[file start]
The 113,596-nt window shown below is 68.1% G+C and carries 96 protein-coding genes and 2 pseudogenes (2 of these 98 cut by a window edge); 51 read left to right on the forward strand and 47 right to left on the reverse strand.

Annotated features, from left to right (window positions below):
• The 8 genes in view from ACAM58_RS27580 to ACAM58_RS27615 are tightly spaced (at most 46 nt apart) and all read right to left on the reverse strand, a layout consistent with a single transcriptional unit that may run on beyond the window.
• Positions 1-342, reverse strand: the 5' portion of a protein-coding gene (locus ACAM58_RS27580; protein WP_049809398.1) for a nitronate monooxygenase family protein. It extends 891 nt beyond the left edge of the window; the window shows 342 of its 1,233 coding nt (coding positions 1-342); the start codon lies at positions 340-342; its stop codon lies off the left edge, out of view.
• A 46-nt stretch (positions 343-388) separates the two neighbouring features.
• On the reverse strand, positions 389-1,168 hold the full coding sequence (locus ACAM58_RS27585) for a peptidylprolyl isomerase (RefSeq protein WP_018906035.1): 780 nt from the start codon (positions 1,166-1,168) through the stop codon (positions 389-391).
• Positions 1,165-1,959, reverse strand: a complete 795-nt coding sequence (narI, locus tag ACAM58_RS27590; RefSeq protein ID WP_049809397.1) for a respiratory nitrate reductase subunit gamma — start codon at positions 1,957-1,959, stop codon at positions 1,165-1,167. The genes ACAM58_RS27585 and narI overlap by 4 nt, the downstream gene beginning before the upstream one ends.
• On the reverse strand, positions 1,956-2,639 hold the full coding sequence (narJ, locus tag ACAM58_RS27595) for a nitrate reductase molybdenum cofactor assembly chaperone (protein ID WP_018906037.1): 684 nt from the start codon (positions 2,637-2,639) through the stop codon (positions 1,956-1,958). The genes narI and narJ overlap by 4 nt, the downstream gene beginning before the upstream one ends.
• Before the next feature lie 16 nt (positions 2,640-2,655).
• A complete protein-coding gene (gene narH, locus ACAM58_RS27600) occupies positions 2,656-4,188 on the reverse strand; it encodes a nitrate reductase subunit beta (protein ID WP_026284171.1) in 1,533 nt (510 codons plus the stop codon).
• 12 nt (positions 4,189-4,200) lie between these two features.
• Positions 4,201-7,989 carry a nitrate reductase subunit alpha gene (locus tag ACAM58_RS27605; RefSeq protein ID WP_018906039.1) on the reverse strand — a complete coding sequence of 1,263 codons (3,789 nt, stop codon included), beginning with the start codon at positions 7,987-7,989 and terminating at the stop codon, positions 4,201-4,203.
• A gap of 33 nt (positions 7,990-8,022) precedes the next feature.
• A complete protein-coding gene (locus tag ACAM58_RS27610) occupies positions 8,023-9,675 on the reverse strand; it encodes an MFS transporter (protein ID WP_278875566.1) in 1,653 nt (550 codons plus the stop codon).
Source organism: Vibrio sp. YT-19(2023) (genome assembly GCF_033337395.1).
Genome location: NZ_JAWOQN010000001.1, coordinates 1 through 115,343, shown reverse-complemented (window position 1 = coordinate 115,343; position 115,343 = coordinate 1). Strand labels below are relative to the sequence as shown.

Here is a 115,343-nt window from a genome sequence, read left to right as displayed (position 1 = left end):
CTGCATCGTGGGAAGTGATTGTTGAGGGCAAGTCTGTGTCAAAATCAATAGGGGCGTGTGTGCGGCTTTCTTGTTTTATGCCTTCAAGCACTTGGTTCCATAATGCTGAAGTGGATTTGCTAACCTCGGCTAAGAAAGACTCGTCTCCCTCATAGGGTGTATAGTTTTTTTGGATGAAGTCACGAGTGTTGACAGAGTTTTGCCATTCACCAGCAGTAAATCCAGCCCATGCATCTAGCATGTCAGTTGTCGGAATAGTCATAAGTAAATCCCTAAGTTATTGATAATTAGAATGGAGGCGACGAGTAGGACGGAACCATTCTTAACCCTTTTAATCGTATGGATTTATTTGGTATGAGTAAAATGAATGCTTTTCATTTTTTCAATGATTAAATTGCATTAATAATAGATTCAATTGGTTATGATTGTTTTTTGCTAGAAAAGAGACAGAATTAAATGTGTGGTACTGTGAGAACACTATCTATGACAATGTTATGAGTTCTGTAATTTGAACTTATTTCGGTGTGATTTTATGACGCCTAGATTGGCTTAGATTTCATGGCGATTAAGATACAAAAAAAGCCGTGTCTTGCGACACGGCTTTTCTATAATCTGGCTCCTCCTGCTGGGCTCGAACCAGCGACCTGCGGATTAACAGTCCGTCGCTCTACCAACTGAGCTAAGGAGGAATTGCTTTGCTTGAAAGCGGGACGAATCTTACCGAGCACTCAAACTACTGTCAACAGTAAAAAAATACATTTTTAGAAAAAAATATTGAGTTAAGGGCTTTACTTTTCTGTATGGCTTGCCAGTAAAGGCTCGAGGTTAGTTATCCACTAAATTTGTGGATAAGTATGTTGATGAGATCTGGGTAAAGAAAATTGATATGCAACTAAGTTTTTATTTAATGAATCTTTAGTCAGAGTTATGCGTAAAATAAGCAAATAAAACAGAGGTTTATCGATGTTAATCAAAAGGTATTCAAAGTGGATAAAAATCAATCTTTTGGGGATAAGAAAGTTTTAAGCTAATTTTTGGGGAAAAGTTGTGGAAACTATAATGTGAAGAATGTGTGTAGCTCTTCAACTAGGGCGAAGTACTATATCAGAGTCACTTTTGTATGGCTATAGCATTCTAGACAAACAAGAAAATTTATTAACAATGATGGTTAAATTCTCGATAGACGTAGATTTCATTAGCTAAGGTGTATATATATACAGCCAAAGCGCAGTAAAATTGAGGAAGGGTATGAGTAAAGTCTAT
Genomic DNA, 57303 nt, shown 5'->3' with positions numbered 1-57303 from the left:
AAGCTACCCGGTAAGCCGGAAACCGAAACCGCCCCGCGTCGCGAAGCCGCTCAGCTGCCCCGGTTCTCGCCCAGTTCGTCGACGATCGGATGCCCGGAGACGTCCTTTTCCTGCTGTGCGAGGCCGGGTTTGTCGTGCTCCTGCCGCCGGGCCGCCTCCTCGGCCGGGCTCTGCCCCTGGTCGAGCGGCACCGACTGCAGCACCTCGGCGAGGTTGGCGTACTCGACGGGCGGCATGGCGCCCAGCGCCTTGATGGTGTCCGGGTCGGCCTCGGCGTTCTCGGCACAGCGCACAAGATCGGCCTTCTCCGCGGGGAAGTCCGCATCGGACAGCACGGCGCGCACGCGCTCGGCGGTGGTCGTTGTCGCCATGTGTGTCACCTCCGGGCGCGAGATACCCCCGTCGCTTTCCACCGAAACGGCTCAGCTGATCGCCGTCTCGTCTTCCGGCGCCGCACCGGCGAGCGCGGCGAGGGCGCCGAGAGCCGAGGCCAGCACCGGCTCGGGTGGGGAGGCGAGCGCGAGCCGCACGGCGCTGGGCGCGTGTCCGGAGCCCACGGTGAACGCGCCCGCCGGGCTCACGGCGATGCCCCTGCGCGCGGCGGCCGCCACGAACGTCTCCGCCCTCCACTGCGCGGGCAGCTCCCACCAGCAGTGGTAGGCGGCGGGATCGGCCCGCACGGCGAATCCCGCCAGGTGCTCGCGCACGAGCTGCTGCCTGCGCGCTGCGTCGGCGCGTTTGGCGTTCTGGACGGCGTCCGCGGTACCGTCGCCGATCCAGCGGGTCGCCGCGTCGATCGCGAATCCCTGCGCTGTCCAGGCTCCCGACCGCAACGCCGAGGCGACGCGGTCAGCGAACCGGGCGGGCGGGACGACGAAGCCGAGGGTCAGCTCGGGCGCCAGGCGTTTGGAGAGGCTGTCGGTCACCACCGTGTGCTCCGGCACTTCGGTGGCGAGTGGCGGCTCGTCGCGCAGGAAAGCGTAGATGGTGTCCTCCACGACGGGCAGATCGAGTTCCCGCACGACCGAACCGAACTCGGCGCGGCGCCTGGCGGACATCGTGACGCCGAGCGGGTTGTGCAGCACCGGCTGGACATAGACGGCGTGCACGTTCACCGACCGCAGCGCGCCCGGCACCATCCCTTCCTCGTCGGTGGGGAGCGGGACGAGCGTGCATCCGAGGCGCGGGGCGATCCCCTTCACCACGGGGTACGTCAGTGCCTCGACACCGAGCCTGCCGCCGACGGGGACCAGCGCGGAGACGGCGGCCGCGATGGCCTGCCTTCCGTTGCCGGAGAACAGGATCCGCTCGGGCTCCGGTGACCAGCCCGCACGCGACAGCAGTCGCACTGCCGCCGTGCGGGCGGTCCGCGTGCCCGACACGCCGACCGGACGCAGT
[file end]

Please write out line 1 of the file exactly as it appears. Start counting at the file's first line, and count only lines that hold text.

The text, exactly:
The 113,596-nt window shown below is 68.1% G+C and carries 96 protein-coding genes and 2 pseudogenes (2 of these 98 cut by a window edge); 51 read left to right on the forward strand and 47 right to left on the reverse strand.